Esta hoja informativa describe por qué y cómo la humildad cultural es importante en nuestro trabajo como proveedores de servicios, la literatura actual sobre ideología racial daltónica y prejuicios implícitos. La hoja informativa menciona la importancia de comprender las propias limitaciones de las ideologías como una forma de mejorar nuestro servicio como trabajadores culturales, tanto personal como profesionalmente.
Each July, several mental health organizations across the country shed light on the multitude of mental health experiences within communities of color, including Black and Indigenous people, and others that face disproportionate inequities due to systemic barriers and historical adversity.
Mental Health Issues among Older Hispanic and Latino Adults in the United States is a fact sheet based on the webinar; Older Latinos in the U.S.: Mental Health Issues provided by Bernardo Ng, MD. Latino older adults are considered heterogenic and are underrepresented in research, posing challenges for practitioners. Some of the most prevalent mental health disorders among older Latinos include depression, neurocognitive disorders due to Alzheimer´s disease, and other neurocognitive disorders. Mental health clinicians serving older Latinos should consider the use of translators, interpreters, or having access to Spanish-speaking professionals for monolingual clients. Also, they can increase health literacy by creating and disseminating educational materials in Spanish or other dialects. Clinicians interested in offering services to Latinos should assess their own level of cultural responsiveness regarding Hispanic and Latino cultures.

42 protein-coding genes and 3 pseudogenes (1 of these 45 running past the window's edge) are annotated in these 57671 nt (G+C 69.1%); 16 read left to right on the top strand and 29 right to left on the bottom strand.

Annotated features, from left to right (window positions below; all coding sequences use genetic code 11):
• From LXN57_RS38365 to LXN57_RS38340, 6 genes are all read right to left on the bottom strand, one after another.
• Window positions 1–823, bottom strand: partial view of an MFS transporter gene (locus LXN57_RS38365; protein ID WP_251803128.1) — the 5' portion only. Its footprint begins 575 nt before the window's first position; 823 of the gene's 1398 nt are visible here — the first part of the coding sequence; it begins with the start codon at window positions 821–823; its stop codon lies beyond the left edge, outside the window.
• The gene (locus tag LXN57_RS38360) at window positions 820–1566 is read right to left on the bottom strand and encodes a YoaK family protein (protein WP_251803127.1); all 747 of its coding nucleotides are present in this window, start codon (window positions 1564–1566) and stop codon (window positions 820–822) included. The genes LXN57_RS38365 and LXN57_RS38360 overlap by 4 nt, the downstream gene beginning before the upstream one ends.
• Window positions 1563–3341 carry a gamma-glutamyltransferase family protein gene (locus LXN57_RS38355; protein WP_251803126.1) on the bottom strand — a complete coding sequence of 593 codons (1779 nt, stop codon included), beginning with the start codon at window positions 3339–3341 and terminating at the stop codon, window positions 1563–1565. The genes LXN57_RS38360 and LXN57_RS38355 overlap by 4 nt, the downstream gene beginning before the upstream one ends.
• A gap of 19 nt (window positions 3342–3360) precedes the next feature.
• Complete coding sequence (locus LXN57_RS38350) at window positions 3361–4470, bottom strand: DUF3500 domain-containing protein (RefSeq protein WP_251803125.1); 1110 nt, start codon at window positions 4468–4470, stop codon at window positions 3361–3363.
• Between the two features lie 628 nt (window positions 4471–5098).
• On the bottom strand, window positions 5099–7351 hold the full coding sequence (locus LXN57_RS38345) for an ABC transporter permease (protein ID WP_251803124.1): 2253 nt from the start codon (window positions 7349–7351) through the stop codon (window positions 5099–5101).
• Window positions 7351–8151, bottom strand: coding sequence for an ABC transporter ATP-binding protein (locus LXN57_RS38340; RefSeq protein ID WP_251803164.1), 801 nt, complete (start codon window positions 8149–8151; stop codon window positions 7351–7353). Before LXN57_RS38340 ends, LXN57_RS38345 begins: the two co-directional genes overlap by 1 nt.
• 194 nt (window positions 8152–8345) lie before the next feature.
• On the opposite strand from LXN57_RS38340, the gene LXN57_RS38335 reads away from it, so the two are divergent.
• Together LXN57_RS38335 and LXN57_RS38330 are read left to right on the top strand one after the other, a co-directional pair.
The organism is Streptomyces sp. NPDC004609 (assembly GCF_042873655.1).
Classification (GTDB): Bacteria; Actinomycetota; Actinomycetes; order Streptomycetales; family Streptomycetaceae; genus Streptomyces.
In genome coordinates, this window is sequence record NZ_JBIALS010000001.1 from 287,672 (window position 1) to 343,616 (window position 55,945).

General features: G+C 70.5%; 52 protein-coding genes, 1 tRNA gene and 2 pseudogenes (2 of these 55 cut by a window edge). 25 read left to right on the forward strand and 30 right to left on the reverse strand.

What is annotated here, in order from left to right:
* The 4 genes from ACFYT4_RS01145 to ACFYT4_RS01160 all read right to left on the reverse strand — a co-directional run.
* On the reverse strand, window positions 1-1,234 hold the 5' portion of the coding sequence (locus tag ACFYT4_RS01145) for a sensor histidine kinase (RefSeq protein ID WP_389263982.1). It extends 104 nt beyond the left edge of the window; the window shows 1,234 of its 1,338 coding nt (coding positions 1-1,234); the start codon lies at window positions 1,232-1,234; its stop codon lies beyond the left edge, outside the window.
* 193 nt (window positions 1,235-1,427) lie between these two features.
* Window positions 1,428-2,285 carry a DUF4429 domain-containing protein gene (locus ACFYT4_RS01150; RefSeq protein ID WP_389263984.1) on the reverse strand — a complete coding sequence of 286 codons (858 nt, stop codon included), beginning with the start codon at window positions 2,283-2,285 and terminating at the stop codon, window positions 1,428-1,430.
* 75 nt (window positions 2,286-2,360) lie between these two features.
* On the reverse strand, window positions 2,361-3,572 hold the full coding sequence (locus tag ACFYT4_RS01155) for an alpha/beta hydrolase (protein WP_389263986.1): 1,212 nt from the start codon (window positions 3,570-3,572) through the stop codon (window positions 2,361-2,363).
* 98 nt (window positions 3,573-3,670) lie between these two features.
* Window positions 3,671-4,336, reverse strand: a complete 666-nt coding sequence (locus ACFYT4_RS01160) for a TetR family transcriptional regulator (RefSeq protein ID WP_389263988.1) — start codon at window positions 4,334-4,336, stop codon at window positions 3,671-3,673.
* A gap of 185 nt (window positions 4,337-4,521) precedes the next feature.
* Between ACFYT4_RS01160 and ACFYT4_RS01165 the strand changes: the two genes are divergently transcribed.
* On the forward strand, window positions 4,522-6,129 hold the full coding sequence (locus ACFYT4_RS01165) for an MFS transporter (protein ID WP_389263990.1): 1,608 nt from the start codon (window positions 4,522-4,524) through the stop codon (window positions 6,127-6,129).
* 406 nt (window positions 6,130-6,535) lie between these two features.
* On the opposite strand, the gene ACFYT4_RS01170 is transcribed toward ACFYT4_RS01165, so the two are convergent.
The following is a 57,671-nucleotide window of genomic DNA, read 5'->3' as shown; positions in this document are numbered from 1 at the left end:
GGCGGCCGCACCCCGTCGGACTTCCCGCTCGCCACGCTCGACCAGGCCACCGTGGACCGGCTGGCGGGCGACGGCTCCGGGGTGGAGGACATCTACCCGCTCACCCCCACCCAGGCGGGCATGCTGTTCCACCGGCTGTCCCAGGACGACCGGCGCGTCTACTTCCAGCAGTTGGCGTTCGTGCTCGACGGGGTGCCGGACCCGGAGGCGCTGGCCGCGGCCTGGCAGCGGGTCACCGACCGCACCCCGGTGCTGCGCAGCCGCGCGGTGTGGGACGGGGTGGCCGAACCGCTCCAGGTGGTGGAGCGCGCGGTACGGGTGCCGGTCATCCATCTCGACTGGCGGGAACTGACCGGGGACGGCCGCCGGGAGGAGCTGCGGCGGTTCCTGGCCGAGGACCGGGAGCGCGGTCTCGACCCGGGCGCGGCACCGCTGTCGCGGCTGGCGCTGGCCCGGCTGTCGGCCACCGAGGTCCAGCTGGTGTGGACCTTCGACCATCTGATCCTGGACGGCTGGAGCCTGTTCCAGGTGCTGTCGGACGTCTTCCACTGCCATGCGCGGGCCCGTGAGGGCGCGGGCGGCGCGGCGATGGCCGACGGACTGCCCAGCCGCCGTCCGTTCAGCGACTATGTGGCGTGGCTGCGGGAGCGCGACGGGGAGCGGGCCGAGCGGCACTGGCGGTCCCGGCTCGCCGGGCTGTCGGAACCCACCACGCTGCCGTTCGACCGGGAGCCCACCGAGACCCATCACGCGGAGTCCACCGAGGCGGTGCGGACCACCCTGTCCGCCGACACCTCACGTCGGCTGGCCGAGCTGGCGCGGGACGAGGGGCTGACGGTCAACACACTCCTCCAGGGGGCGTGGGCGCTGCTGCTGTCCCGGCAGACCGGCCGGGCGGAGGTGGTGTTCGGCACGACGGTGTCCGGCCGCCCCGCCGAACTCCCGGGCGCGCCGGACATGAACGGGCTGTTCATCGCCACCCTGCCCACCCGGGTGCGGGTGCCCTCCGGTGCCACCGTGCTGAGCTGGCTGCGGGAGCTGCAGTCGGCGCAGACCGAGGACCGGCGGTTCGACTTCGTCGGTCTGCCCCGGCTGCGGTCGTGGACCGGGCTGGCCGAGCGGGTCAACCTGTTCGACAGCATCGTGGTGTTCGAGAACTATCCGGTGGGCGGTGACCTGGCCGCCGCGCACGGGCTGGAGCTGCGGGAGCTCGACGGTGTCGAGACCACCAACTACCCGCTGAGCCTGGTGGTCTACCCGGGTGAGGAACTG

The Mental Health Technology Transfer Center Network uses affirming, respectful and recovery-oriented language in all their activities. The Network's full statement on recovery-oriented language is available.
The National American Indian and Alaska Native MHTTC works with organizations and treatment practitioners involved in the delivery of mental health services to AI/AN individuals, families, and tribal and urban Indian communities to strengthen their capacity to deliver effective evidence-based practices and experience-based practices to individuals, including the full continuum of services spanning mental illness prevention, treatment, and recovery support. You will find many helpful resources on the website.
The National Hispanic and Latino MHTTC will serve as a key subject matter expert and resource for workforce and community development across the U.S. and its territories to ensure that high-quality, effective mental health treatment and recovery support services, and evidence-based and promising practices are available to help reduce health disparities among Hispanics and Latinos experiencing mental disorders, in particular, those with serious mental illness.
With an emphasis on early psychosis, this brief reviews clinical and organizational best practices to promote culturally and linguistically responsive care, with a focus on Latinx sub-populations.
This webinar addresses culturally and linguistically responsive care, with an emphasis on Latinx sub-populations. Implications for practice and research applicable to multiple service settings with varying service sectors are discussed.